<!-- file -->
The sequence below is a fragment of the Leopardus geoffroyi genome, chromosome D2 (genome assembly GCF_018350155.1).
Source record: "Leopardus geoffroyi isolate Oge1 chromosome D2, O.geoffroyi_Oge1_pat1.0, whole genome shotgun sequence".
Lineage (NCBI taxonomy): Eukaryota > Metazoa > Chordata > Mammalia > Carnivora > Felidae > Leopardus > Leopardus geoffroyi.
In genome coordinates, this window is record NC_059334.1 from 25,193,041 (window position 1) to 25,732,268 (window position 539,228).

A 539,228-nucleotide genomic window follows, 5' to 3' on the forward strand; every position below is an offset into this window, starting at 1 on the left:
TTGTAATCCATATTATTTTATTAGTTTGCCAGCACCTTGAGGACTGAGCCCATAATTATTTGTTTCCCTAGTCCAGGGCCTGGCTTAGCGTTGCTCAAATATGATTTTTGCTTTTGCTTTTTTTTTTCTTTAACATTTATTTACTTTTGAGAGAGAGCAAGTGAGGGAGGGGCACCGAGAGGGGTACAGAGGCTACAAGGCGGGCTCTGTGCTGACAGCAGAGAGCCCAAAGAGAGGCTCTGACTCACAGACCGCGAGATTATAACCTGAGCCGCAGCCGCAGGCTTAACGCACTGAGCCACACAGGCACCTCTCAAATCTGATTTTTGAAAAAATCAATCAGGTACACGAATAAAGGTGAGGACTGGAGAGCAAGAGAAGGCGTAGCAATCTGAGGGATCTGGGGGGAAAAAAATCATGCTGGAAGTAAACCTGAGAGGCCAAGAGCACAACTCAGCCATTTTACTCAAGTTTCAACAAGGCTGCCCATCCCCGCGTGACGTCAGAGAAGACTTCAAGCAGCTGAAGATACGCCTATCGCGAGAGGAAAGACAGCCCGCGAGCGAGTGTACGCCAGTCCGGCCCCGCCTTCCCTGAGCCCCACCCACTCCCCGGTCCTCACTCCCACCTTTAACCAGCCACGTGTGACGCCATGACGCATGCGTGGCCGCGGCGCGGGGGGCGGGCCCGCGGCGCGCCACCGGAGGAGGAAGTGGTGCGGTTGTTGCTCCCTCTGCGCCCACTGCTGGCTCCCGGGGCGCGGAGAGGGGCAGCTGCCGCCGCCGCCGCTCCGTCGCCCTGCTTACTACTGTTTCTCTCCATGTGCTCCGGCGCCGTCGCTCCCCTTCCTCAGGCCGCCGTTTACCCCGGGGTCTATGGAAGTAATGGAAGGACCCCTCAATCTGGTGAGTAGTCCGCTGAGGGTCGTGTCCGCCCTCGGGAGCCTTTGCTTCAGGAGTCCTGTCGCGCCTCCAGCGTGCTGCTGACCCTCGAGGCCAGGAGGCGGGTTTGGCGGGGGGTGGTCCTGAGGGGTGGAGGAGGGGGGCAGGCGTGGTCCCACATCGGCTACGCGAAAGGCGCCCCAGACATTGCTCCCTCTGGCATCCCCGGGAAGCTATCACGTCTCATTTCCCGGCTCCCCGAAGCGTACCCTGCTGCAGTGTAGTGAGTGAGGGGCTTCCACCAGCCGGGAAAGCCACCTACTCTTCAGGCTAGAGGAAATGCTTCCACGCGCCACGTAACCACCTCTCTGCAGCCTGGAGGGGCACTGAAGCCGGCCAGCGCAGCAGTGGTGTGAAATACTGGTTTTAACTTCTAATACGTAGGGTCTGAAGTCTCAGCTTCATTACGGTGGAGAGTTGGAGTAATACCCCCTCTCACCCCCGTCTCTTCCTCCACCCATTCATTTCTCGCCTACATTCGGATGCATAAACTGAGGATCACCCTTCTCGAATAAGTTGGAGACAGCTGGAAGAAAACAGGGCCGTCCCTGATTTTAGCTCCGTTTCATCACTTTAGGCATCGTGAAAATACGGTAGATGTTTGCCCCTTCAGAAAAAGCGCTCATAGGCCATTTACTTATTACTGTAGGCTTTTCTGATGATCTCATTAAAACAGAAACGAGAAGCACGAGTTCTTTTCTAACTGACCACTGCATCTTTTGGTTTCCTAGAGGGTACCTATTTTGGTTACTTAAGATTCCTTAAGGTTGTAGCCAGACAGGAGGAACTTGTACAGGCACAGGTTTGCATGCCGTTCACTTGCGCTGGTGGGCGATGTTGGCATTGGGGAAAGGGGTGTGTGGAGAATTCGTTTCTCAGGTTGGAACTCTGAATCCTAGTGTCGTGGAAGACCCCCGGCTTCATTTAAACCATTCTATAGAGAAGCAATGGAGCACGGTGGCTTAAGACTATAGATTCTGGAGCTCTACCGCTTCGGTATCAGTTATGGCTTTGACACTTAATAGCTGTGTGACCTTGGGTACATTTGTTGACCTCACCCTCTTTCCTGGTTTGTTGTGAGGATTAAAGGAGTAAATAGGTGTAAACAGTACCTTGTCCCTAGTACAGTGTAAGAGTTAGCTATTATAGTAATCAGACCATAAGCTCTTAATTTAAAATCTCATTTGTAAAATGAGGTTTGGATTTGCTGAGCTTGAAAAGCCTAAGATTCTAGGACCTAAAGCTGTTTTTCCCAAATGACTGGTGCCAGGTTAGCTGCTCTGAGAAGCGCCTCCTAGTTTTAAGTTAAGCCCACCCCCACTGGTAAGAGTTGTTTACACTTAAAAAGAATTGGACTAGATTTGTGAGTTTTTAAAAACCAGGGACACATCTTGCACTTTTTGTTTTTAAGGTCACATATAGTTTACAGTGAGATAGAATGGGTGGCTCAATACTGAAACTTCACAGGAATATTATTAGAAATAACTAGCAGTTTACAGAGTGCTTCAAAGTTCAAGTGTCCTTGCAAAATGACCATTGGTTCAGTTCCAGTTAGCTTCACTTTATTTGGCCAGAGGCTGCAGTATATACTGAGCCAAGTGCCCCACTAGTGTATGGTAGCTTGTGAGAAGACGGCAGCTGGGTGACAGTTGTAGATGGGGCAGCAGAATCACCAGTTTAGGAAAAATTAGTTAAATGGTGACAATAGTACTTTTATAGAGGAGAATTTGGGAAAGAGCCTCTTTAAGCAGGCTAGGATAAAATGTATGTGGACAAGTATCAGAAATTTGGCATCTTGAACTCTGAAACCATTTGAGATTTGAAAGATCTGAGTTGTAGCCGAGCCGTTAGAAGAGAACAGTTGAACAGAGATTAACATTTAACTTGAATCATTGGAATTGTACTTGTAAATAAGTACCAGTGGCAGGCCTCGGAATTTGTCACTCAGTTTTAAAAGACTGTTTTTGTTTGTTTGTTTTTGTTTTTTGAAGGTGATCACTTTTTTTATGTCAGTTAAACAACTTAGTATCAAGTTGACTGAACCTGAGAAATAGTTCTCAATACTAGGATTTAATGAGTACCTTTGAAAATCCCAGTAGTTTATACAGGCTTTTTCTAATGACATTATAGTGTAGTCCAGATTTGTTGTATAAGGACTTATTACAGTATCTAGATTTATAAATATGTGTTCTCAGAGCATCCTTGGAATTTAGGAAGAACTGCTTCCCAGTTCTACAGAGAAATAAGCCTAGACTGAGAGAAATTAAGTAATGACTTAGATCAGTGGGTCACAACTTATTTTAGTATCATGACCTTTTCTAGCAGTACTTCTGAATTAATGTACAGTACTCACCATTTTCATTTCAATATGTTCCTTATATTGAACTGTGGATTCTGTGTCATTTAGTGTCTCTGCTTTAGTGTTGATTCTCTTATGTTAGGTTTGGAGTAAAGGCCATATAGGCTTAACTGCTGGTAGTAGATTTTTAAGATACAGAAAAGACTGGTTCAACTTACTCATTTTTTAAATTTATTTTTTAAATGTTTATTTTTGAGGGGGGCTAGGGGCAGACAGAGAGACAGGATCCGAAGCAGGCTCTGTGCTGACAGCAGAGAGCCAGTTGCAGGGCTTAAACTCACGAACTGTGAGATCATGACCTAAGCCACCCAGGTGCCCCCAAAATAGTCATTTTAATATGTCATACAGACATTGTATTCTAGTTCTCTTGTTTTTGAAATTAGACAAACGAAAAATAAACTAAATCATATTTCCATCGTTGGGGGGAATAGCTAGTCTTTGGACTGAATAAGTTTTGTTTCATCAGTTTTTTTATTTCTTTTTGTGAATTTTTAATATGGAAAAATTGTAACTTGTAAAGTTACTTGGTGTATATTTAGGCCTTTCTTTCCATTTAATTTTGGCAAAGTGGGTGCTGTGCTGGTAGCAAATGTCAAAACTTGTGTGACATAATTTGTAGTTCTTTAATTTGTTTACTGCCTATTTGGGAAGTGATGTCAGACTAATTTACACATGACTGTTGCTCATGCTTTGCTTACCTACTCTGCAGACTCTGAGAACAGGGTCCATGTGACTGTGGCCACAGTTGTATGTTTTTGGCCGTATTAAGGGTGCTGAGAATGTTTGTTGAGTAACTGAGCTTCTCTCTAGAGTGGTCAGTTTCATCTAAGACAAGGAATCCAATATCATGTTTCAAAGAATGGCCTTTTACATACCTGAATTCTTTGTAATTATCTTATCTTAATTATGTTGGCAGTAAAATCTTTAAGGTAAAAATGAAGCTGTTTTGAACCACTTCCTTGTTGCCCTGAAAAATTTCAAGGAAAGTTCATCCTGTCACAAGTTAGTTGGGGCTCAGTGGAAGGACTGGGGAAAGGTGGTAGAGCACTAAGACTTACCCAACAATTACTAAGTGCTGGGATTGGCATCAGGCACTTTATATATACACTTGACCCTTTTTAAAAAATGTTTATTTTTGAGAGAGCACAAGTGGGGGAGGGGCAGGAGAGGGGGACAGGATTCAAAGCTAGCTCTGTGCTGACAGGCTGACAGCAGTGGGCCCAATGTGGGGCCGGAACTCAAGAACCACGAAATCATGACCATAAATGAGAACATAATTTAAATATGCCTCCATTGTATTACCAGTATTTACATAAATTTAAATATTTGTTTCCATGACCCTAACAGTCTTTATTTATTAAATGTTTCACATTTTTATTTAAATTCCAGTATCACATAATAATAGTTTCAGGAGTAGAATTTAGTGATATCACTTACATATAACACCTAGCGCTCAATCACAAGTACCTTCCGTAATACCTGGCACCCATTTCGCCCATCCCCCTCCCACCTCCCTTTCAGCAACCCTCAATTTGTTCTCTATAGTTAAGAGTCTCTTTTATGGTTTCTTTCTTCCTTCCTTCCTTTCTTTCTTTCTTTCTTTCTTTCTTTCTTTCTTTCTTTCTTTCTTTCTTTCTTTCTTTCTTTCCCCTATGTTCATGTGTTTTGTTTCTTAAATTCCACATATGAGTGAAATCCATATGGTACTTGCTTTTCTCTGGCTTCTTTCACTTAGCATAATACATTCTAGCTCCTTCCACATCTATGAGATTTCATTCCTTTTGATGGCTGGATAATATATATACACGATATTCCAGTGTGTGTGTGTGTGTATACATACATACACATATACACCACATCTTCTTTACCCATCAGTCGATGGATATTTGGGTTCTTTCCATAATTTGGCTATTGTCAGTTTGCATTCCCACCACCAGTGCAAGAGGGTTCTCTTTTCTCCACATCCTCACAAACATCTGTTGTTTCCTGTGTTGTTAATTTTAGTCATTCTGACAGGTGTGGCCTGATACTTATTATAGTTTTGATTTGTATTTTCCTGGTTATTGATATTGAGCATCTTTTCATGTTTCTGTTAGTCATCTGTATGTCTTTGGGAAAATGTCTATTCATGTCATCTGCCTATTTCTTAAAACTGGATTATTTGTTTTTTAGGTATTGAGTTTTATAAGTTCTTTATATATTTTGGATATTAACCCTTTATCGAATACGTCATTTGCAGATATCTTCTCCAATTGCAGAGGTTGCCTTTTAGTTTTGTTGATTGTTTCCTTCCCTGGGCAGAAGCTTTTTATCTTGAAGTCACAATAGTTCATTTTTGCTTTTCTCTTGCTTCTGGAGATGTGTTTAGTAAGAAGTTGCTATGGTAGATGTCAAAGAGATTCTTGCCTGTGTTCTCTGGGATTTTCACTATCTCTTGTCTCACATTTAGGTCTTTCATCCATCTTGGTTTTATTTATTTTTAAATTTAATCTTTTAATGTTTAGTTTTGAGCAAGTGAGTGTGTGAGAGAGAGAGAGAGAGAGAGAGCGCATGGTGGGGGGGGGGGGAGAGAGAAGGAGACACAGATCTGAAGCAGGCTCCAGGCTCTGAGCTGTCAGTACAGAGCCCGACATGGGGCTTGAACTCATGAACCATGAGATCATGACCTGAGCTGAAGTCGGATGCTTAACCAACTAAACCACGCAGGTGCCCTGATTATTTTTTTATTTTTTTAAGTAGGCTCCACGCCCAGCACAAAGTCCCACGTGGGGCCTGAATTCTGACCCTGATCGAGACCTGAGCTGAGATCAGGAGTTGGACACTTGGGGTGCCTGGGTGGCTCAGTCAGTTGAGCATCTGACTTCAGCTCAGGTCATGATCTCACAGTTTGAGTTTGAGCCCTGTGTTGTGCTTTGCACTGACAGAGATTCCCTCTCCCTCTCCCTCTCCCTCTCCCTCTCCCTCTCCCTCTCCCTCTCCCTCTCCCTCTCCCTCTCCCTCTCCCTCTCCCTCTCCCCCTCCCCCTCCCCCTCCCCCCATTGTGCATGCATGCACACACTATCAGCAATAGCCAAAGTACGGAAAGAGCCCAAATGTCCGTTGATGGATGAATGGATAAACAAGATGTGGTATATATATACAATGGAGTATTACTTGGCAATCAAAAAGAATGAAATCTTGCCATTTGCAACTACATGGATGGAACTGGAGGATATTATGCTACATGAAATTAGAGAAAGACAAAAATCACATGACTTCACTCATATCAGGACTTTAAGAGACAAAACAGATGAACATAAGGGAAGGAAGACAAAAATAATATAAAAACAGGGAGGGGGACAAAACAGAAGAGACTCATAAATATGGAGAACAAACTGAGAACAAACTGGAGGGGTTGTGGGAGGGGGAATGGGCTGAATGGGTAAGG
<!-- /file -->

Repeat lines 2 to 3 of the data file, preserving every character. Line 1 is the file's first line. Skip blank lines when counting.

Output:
Source record: "Leopardus geoffroyi isolate Oge1 chromosome D2, O.geoffroyi_Oge1_pat1.0, whole genome shotgun sequence".
Lineage (NCBI taxonomy): Eukaryota > Metazoa > Chordata > Mammalia > Carnivora > Felidae > Leopardus > Leopardus geoffroyi.